More accepting, more generous, more helpful: I’ve heard a lot of parents say that having kids has made them more of something like this.
To some degree, becoming a mom has had these sorts of effects on me—I think—but it’s also changed me in other ways that I appreciate even more. For instance, since becoming a parent…
I do things that terrify me. Every damn day. Yes, it’s scary to let your kids spread their wings and explore independently. To venture out beyond your watch. To witness them participating in activities that involve speeding along on something other than their own two feet, potentially putting themselves into the paths of others who might crash into them. And hurt them—badly.
But just as terrifying for me (a generally terrified person) is participating with my boys in such “unsafe” activities—like snowboarding or riding bikes on the street (!!)—so we can all have fun as a family. Again and again, I drag myself out of my comfort cocoon to surround myself with supportive, fearless friends who push me to be the bravest parent I can be.
I force myself to do things that I suck at. This includes snowboarding (see above, but I’m getting better)—and anything involving balls. I “play soccer” and pitch baseballs—poorly. One kid calls me out on my ineptitude, which offers a teaching opportunity on good sportsmanship; the other applauds my efforts and suggests I become an assistant coach of his T-ball team. I can tell they both appreciate my just getting out there and trying (and suspect they will even more in 20 years). I’ve also learned that “sports” with your kids can be almost as fun as dancing if you don’t take yourself too seriously.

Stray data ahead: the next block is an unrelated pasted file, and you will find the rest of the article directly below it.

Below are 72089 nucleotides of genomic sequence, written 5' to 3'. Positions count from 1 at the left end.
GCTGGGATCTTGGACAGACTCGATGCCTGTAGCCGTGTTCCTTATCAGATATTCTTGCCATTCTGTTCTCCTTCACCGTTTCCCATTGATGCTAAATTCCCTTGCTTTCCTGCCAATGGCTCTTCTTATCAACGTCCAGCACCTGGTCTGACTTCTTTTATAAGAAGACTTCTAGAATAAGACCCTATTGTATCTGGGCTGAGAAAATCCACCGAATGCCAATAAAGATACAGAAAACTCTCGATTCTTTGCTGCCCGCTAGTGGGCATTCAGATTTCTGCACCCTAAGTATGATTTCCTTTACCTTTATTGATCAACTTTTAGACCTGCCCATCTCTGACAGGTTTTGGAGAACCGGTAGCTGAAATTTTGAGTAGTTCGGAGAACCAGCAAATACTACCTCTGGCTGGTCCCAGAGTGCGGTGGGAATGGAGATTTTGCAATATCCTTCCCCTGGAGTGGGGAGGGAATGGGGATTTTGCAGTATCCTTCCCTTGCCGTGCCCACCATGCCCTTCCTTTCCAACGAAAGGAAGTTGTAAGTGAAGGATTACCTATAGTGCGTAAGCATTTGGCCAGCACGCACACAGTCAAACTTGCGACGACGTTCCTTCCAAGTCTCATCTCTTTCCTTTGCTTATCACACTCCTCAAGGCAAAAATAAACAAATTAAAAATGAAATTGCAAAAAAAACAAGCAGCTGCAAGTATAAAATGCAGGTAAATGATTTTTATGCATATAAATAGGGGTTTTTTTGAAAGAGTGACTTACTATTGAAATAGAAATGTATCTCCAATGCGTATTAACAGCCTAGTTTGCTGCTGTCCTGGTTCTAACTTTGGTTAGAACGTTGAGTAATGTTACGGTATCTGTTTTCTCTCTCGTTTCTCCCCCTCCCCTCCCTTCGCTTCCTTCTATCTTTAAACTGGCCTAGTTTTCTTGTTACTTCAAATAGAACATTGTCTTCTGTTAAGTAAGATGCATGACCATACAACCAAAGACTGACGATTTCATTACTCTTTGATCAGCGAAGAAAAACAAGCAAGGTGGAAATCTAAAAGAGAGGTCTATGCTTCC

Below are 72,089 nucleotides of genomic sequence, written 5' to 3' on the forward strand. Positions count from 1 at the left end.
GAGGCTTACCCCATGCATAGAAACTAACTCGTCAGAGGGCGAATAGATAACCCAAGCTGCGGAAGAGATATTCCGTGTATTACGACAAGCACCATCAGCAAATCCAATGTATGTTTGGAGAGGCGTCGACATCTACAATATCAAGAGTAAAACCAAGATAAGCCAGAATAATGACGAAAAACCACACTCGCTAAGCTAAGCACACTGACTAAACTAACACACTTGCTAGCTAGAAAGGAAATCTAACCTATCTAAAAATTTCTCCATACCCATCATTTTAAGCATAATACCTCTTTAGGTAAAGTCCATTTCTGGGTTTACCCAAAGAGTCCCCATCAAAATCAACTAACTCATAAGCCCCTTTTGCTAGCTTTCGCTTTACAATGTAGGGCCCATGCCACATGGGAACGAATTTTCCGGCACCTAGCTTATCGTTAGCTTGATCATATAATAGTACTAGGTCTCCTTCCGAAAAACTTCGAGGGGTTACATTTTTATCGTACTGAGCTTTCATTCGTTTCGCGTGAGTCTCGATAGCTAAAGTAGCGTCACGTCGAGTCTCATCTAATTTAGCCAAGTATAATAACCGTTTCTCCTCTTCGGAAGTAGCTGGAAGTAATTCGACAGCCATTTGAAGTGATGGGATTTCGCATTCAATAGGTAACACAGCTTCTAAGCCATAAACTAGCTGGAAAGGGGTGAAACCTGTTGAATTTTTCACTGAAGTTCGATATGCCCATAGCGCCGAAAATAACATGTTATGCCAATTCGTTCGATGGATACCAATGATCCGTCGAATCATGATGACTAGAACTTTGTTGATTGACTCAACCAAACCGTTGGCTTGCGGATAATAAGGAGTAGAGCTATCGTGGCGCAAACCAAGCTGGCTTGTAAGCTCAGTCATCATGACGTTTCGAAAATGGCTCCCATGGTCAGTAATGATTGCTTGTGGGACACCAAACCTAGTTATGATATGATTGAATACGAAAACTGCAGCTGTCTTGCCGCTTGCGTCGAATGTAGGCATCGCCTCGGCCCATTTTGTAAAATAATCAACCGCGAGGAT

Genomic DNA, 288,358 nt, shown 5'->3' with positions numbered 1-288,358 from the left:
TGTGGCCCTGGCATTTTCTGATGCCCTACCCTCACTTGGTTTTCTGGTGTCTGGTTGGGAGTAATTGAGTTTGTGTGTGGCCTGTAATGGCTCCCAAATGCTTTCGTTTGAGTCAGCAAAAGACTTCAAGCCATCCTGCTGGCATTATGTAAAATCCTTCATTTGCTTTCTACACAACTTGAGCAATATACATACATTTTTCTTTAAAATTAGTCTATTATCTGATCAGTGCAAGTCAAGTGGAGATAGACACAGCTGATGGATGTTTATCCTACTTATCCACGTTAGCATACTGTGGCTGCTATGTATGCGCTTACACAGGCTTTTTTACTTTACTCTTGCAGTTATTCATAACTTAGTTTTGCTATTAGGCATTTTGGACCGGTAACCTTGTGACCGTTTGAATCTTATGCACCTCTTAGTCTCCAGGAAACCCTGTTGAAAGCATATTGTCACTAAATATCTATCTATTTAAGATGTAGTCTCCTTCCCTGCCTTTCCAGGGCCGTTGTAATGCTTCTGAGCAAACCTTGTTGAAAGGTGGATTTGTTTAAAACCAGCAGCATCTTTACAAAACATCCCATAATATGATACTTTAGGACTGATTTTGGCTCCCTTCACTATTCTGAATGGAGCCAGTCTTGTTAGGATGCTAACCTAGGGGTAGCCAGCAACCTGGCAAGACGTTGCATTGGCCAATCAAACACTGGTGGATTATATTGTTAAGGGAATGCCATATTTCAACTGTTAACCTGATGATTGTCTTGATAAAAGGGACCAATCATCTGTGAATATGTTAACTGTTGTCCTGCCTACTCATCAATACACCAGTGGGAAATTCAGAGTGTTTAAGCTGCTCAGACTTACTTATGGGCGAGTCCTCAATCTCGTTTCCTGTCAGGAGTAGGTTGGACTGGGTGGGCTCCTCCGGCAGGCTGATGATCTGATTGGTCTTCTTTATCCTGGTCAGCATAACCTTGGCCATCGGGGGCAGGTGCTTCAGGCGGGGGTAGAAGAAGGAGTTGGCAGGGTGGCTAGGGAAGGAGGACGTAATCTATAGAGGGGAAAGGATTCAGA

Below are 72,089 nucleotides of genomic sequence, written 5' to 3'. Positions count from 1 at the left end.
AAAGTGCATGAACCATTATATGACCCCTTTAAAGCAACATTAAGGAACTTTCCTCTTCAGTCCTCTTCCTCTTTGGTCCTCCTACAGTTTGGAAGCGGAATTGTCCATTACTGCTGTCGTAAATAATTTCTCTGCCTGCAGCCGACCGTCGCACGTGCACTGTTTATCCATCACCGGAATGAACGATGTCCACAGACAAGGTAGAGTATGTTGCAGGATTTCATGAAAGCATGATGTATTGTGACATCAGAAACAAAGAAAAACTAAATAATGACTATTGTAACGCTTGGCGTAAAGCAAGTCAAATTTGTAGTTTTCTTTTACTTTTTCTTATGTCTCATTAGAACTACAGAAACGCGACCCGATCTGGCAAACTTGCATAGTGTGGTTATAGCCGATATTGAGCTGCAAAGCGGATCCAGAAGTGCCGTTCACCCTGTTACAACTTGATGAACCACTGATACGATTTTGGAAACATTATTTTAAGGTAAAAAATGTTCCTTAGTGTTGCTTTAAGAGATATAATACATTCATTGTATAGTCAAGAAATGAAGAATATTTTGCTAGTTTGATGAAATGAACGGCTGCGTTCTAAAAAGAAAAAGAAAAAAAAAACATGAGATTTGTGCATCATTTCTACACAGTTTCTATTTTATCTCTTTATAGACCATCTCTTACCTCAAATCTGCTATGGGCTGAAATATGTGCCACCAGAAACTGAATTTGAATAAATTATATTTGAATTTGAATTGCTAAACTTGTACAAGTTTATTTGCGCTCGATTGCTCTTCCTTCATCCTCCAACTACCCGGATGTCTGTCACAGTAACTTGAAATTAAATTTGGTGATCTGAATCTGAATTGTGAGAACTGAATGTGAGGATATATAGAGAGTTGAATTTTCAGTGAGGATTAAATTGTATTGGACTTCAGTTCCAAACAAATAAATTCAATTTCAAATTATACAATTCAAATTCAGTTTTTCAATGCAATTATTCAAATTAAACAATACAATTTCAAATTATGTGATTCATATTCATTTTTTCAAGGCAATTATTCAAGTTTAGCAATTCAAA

I’m more likely to make the most of every minute. It started when I brought my older son home from the hospital. When he was sleeping, I was making dinner or folding clothes because I had no idea when I’d see my next “free” minute. These days, I’m less likely to procrastinate, say, an exercise session because if I don’t seize the moment, I may not get another chance.
I get creative about squeezing in things I want to do: I’ll run to the ball field and my husband will drive the kids; after the game, he runs home, and I drive back. If I don’t have a noontime meeting on a yoga day, I’ll go to the class knowing I’ll rally myself to work after the boys are in bed because: deadlines. This week when I suddenly found myself meeting-free one afternoon of a Chicago work trip, I snuck over to the art museum and saved my editing for late night. I got it all done and discovered a cool, new (to me) contemporary artist to follow (Frances Stark! – check her out).
I’m (imperfectly) more productive. As my kids have gotten older and I see them losing their sh*t when they “mess up” a drawing or a note, I’ve realized that I need to make a conscious effort to temper my tendencies to do things “perfectly.”
Learning not to overproduce is, in my experience, an important life lesson. “Don’t start over; that ‘mess-up’ looks cool,” I often tell my kids. Repeating that mantra, I’ve begun to absorb the mentality myself. More than ever, I don’t let perfect get in the way of done. We live in an increasingly iterative world. Do your best and let it go. That’s what I’m sayin’—now. Or at least more often.
How have your kids changed you for the better?